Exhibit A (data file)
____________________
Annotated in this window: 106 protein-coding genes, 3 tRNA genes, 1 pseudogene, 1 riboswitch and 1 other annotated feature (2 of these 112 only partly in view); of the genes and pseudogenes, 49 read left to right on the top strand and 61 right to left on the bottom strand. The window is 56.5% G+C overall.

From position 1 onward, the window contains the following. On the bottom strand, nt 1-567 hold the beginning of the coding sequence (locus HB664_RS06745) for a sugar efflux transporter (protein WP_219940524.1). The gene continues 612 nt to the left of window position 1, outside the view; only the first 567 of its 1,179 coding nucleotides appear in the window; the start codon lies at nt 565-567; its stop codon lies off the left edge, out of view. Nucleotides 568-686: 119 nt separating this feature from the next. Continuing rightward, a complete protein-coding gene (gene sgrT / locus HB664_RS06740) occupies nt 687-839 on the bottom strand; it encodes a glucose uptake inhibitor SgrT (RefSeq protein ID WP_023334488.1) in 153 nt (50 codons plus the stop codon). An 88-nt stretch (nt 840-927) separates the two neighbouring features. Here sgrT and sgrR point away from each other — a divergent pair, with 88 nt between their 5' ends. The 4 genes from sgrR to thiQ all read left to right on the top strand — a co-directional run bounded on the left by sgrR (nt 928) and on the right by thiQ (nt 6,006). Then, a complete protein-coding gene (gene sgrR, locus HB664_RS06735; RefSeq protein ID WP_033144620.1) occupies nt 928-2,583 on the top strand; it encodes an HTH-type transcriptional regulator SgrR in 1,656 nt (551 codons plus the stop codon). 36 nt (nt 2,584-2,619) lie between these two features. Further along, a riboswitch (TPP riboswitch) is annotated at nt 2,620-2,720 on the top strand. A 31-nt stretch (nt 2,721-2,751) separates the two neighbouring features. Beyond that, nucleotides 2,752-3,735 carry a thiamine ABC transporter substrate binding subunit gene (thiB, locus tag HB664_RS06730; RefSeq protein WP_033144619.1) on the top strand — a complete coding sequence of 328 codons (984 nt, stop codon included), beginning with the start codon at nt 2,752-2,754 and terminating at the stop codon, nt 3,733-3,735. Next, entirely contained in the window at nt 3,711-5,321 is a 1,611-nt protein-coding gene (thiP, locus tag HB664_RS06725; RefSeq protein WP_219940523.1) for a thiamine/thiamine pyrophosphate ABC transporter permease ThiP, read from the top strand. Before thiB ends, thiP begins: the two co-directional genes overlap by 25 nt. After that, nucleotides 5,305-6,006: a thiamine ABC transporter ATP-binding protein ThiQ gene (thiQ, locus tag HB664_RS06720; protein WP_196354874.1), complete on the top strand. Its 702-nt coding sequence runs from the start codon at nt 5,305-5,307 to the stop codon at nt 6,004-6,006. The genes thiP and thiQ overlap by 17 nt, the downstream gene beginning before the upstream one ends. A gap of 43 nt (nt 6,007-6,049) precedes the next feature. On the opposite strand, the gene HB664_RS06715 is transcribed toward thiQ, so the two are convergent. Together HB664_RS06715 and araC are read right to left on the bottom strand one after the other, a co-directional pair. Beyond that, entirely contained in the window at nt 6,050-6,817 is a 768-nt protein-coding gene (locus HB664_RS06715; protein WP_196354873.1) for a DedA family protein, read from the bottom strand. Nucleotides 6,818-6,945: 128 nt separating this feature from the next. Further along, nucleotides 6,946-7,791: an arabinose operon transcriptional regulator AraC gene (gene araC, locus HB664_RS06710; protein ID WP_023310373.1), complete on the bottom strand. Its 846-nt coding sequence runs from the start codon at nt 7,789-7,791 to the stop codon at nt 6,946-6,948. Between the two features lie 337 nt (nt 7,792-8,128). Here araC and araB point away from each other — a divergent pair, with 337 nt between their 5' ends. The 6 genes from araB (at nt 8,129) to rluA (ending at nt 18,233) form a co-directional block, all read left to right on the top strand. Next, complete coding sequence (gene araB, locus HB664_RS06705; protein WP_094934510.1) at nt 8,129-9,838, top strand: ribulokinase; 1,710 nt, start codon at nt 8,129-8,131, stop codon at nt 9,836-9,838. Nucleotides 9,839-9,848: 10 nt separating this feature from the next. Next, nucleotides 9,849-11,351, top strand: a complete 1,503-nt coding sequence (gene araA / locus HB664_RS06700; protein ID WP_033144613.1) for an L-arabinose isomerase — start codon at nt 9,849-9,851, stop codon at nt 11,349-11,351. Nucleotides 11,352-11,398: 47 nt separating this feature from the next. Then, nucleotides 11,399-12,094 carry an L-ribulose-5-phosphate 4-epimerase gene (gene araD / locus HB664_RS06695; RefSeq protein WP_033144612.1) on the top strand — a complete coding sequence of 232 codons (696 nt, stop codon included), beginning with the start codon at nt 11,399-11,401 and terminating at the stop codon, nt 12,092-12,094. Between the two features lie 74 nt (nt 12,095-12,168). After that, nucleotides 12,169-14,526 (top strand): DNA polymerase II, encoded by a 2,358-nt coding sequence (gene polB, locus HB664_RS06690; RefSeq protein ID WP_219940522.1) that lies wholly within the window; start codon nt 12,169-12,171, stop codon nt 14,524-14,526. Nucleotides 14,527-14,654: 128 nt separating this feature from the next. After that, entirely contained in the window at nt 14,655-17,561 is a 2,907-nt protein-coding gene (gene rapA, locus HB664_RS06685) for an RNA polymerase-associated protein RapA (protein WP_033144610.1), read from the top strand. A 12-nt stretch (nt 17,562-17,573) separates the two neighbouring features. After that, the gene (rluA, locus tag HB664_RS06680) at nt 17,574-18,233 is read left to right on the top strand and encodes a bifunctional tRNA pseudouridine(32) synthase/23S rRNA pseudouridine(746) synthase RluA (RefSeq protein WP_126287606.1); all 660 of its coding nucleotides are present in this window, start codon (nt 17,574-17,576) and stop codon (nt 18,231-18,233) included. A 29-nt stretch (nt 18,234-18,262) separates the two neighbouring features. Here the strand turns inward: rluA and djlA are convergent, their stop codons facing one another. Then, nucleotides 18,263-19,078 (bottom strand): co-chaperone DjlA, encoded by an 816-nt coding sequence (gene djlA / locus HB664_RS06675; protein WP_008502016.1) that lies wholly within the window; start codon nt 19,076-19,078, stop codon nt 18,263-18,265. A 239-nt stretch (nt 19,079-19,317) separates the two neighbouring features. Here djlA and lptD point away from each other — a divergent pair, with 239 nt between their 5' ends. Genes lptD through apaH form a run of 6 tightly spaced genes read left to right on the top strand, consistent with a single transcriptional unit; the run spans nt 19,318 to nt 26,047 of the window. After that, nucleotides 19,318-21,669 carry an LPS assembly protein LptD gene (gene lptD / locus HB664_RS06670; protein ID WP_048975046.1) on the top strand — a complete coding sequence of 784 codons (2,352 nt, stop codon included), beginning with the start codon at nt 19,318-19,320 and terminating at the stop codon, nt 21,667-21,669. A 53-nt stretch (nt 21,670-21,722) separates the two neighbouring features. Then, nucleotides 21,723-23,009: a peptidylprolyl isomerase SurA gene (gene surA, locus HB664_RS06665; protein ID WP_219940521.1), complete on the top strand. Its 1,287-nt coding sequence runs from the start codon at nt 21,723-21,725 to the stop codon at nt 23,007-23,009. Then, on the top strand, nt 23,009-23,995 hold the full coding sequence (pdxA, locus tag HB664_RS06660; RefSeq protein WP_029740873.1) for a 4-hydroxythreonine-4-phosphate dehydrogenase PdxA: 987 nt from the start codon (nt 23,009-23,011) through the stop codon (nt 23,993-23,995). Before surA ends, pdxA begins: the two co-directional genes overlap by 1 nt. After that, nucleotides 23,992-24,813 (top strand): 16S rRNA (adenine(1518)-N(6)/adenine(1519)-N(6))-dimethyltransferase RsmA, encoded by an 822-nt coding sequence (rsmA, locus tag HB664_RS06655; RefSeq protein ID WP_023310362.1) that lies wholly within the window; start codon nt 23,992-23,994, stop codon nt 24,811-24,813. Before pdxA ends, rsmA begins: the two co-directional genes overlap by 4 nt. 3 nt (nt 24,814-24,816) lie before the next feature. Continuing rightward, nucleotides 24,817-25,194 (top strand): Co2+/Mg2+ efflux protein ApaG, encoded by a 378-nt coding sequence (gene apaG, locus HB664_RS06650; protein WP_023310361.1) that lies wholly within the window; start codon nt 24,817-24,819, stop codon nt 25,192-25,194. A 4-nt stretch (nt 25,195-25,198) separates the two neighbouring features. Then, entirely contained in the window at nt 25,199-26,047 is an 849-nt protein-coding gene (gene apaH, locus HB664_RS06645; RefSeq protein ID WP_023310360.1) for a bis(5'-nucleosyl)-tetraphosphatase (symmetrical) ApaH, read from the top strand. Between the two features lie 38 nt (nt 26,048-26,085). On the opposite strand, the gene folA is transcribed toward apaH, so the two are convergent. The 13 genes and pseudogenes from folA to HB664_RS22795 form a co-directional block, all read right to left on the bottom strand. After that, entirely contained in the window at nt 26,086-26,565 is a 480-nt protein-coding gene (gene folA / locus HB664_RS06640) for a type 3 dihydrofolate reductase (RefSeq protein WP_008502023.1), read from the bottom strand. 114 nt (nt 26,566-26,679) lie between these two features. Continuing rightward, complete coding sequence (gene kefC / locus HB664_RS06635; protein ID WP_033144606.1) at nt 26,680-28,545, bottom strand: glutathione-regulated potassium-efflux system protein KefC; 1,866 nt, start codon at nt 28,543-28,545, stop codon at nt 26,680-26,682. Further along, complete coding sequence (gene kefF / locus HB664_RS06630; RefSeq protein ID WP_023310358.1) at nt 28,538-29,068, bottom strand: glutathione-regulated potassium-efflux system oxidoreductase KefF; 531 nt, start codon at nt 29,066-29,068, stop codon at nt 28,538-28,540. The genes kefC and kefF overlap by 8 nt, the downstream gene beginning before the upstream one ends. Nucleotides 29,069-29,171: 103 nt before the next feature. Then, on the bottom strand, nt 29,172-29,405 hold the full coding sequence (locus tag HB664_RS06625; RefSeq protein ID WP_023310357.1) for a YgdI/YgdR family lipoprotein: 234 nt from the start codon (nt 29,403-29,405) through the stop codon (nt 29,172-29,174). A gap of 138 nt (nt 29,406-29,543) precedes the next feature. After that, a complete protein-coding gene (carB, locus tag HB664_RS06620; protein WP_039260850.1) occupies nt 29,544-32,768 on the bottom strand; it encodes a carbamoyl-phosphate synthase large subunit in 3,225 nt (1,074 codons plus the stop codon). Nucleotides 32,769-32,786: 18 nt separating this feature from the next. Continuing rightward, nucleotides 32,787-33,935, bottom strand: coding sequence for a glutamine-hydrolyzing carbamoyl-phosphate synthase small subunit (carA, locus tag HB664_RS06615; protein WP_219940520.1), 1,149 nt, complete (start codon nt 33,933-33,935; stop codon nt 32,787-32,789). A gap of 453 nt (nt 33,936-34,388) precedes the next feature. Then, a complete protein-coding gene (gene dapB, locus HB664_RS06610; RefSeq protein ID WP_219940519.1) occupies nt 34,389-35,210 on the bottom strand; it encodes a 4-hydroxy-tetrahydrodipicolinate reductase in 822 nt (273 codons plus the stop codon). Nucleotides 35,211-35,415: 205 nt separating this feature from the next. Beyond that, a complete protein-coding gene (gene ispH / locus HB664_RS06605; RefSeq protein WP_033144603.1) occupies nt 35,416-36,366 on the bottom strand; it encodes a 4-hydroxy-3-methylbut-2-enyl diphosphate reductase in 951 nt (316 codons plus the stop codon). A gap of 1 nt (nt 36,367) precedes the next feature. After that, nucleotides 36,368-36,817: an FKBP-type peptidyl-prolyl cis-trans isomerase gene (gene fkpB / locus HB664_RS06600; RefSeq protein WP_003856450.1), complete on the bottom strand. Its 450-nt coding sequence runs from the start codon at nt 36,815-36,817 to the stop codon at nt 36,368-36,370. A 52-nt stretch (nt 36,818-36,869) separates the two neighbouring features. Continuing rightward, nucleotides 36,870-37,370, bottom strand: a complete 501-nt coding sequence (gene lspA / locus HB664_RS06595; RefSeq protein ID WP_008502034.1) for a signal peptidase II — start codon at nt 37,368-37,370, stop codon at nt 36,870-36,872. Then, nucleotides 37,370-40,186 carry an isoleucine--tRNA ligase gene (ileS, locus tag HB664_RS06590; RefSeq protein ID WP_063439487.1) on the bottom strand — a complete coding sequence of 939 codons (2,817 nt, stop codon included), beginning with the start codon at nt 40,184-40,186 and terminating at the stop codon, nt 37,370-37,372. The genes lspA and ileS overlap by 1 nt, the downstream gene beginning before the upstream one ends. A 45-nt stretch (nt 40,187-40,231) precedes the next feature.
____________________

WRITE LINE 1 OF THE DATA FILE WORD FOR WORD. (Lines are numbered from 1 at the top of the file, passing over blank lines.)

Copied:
Annotated in this window: 106 protein-coding genes, 3 tRNA genes, 1 pseudogene, 1 riboswitch and 1 other annotated feature (2 of these 112 only partly in view); of the genes and pseudogenes, 49 read left to right on the top strand and 61 right to left on the bottom strand. The window is 56.5% G+C overall.